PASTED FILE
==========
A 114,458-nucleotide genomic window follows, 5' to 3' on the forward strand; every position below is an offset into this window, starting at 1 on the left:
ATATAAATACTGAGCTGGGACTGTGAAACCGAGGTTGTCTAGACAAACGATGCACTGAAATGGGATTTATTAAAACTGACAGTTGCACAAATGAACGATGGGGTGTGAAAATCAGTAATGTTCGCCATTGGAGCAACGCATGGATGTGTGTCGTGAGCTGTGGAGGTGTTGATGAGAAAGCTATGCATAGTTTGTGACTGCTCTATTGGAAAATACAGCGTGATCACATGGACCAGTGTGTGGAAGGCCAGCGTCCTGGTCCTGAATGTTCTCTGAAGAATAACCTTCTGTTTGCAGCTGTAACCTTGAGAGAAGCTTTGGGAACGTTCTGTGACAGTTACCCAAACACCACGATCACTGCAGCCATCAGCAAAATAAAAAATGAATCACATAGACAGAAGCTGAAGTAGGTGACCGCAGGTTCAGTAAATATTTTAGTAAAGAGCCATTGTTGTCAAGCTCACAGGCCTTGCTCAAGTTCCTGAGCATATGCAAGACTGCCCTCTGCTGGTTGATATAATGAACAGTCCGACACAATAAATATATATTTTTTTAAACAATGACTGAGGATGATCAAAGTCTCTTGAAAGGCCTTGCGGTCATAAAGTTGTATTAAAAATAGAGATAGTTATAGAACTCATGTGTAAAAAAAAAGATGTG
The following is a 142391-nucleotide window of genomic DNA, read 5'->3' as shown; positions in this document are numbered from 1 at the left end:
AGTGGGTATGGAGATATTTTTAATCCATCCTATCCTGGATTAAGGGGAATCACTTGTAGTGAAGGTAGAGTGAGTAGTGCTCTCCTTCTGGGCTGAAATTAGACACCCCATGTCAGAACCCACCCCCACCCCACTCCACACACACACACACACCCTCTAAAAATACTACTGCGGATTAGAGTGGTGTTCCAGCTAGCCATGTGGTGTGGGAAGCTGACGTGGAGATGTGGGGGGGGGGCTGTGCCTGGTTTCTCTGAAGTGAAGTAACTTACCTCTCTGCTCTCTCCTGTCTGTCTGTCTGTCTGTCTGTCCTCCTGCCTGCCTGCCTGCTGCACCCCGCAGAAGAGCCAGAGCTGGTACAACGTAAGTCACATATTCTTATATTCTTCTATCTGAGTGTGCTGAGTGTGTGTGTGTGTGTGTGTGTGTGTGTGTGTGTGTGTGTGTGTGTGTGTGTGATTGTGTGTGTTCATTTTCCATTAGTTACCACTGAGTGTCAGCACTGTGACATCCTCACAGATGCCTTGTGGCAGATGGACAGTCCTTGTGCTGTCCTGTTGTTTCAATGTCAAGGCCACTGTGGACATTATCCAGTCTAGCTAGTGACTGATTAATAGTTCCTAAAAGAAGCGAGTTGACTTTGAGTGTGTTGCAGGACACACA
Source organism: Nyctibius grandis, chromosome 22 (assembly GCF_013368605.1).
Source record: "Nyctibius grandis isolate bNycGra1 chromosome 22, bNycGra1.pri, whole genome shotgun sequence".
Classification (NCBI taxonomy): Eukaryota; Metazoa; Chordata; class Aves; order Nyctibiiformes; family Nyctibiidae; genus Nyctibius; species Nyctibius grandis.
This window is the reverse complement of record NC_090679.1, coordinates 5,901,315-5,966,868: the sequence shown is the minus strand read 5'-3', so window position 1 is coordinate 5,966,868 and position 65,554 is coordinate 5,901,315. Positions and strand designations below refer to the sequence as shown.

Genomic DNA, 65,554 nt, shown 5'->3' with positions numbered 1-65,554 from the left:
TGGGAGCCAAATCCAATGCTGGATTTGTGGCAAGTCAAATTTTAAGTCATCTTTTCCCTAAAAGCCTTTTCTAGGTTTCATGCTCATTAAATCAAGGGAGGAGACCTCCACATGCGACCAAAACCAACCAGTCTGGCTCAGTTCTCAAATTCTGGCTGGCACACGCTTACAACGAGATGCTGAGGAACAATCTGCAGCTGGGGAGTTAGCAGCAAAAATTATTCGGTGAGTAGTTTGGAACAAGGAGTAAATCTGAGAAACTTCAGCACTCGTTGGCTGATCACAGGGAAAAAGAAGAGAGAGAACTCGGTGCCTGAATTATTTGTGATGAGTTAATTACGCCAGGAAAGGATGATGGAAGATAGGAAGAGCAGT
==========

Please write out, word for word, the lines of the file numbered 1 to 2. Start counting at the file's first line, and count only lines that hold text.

A 114,458-nucleotide genomic window follows, 5' to 3' on the forward strand; every position below is an offset into this window, starting at 1 on the left:
ATATAAATACTGAGCTGGGACTGTGAAACCGAGGTTGTCTAGACAAACGATGCACTGAAATGGGATTTATTAAAACTGACAGTTGCACAAATGAACGATGGGGTGTGAAAATCAGTAATGTTCGCCATTGGAGCAACGCATGGATGTGTGTCGTGAGCTGTGGAGGTGTTGATGAGAAAGCTATGCATAGTTTGTGACTGCTCTATTGGAAAATACAGCGTGATCACATGGACCAGTGTGTGGAAGGCCAGCGTCCTGGTCCTGAATGTTCTCTGAAGAATAACCTTCTGTTTGCAGCTGTAACCTTGAGAGAAGCTTTGGGAACGTTCTGTGACAGTTACCCAAACACCACGATCACTGCAGCCATCAGCAAAATAAAAAATGAATCACATAGACAGAAGCTGAAGTAGGTGACCGCAGGTTCAGTAAATATTTTAGTAAAGAGCCATTGTTGTCAAGCTCACAGGCCTTGCTCAAGTTCCTGAGCATATGCAAGACTGCCCTCTGCTGGTTGATATAATGAACAGTCCGACACAATAAATATATATTTTTTTAAACAATGACTGAGGATGATCAAAGTCTCTTGAAAGGCCTTGCGGTCATAAAGTTGTATTAAAAATAGAGATAGTTATAGAACTCATGTGTAAAAAAAAAGATGTG